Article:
19 Best Plant-Based Foods For Muscle Strength & Health
If you want to skip ahead to the link with the plant-based foods and their recipes: CLICK HERE
If you missed the article I published last week: “Why Older Adults Should Eat More Protein to Prevent Disability” you can CLICK HERE.
It’s an eye opener because lack of muscle strength is what makes us immobile, unable to move and dress independently, get up and down from the potty, in and out of the car, bed, etc. For those of us with osteoporosis, lack of muscle strength weakens our bones because muscle strengths has a big impact on bone density.
For those of us who have found joy and overall improved health with a whole-food plant, based diet, getting enough protein without meat can be a challenge.
That’s why we’re supplementing with a serving or two of our plant-based protein each day and assessing how much protein we’re getting in our morning smoothie and at meals.
I’ve done some poking around and found this link to the info below. It is excellent and actually has recipes for each of the plant proteins listed below. How excellent!
What is not on this list but that we eat daily is a serving of FLAX SEED AND CHIA SEEDS. 2 Tablespoons equal about 5 grams of protein. I put a tablespoon of each in our morning smoothie. These have a boatload of nutritional benefits and add more “oomph” so the smoothie is more like a real meal.
I’ve included the top ten but the article lists another 9.
1. Edamame: Total protein: 18.46 grams per cup (prepared from frozen)
If you normally only eat edamame at your local sushi restaurant, it’s time to start enjoying it at home. It’s packed with healthy plant protein, vitamins, and minerals.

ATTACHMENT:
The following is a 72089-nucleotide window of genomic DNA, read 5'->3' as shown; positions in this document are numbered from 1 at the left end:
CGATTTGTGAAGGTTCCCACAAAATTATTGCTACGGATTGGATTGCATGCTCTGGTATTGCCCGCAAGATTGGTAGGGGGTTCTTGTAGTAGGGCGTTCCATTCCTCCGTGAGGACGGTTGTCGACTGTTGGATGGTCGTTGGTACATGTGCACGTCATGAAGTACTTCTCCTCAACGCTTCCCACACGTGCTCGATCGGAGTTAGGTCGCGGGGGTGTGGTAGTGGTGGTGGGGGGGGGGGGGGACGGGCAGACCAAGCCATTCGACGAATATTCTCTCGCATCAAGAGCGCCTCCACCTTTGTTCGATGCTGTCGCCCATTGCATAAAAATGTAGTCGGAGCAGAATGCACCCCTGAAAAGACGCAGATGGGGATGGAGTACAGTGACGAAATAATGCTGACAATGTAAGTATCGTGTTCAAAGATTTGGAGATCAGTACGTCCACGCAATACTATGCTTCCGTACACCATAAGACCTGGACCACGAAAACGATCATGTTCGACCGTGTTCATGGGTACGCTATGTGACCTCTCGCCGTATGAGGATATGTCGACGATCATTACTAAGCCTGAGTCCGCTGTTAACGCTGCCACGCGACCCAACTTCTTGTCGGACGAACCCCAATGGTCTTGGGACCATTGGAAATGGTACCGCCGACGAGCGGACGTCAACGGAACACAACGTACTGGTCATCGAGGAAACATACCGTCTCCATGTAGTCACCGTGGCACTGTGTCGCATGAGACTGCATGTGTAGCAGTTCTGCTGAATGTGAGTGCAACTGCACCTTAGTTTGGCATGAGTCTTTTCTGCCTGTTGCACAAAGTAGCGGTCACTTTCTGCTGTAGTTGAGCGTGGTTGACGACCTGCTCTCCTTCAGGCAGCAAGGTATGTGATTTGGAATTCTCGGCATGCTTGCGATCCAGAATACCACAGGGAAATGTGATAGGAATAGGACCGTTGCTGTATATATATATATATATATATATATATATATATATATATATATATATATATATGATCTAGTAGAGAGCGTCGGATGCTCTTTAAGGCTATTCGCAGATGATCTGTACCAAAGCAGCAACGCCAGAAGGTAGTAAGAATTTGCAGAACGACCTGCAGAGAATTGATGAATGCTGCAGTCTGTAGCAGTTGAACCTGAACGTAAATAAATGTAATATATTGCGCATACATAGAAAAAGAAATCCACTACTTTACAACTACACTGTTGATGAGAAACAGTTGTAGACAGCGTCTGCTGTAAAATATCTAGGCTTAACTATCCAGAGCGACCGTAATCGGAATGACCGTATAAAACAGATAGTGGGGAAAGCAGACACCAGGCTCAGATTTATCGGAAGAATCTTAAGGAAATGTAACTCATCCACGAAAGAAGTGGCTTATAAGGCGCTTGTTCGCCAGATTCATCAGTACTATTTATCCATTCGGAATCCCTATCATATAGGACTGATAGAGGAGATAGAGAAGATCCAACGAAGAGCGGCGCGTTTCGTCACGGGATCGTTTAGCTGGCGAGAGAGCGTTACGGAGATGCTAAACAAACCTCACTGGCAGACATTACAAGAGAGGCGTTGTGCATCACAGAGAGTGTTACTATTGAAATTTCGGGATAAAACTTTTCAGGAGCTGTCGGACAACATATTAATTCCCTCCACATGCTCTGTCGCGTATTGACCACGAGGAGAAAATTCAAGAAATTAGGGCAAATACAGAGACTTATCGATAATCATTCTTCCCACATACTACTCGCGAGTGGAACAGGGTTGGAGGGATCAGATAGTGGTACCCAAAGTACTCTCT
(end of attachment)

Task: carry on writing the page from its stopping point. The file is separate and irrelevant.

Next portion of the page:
It makes a delicious snack all by itself, cold and defrosted from the freezer. Add to salads or serve as a side dish.
2. Lentils: Total protein: 17.86 grams per cup (boiled)
Lentils, which resemble tiny beans, are actually a pulse found in the legume family. But you won’t find a better option when it comes to an inexpensive, readily available vegetarian-friendly protein.
Bonus: Dry lentils cook up in only 15 minutes!
3. Pinto Beans: Total protein: 15.41 grams per cup (boiled from dried)
Pinto beans are popular in Mexican cooking. They work well in burritos, as a salad topper, in soups and chilis, or just as a side. Try cooking dried pinto beans instead of using the canned type for even more health benefits.
4. Chickpeas: Total protein: 14.53 grams per cup (boiled from dried)
Chickpeas, also known as garbanzo beans, are a main ingredient in hummus. They have a subtle, nutty flavor that works well in a variety of dishes.
Enjoy snacking on roasted chickpeas or using them as a staple in curries, soups, or vegetable bowls.
5. Mung Beans: Total protein: 14.18 grams per cup (boiled from dried)
Mung beans are part of the legume family and offer plenty of protein per serving. They’re also a good source of iron and fiber.
6. Fava Beans: Total protein: 12.92 grams per cup (boiled from dried)
In their pods, fava beans look like edamame or green beans. Try adding these nutritious legumes to stews and salads or making them into a tasty dip.
7. Lima Beans: Total protein: 11.58 grams per cup (boiled)
This little legume packs a nutritious punch with plenty of potassium, fiber, and iron. While some people don’t like the taste, recipes like the ones below can help with that.
8. Green Peas: Total protein: 8.58 grams per cup (boiled)
If you think green peas are mushy and unappetizing, you’re not alone. But they’re versatile and can be a delicious addition to many recipes.
9. Quinoa: Total protein: 8.14 grams per cup (cooked)
This popular health food is high in protein, fiber, antioxidants, and minerals. Quinoa cooks in just 15 minutes and is a great addition to salads, veggie burgers, pilaf, casseroles, and much more.
10. Wild Rice: Total protein: 6.54 grams per cup (cooked)
Wild rice isn’t actually related to rice, but you can use it in many of the same dishes. Try this nutrient-rich grain in casseroles, soups, pilaf, stuffing, or on its own.
FOR 9 more plant based high-protein foods:
THIS LINK LEADS TO THE ACTUAL ARTICLE THAT HAS YUMMY SOUNDING RECIPES FOR EACH PROTEIN.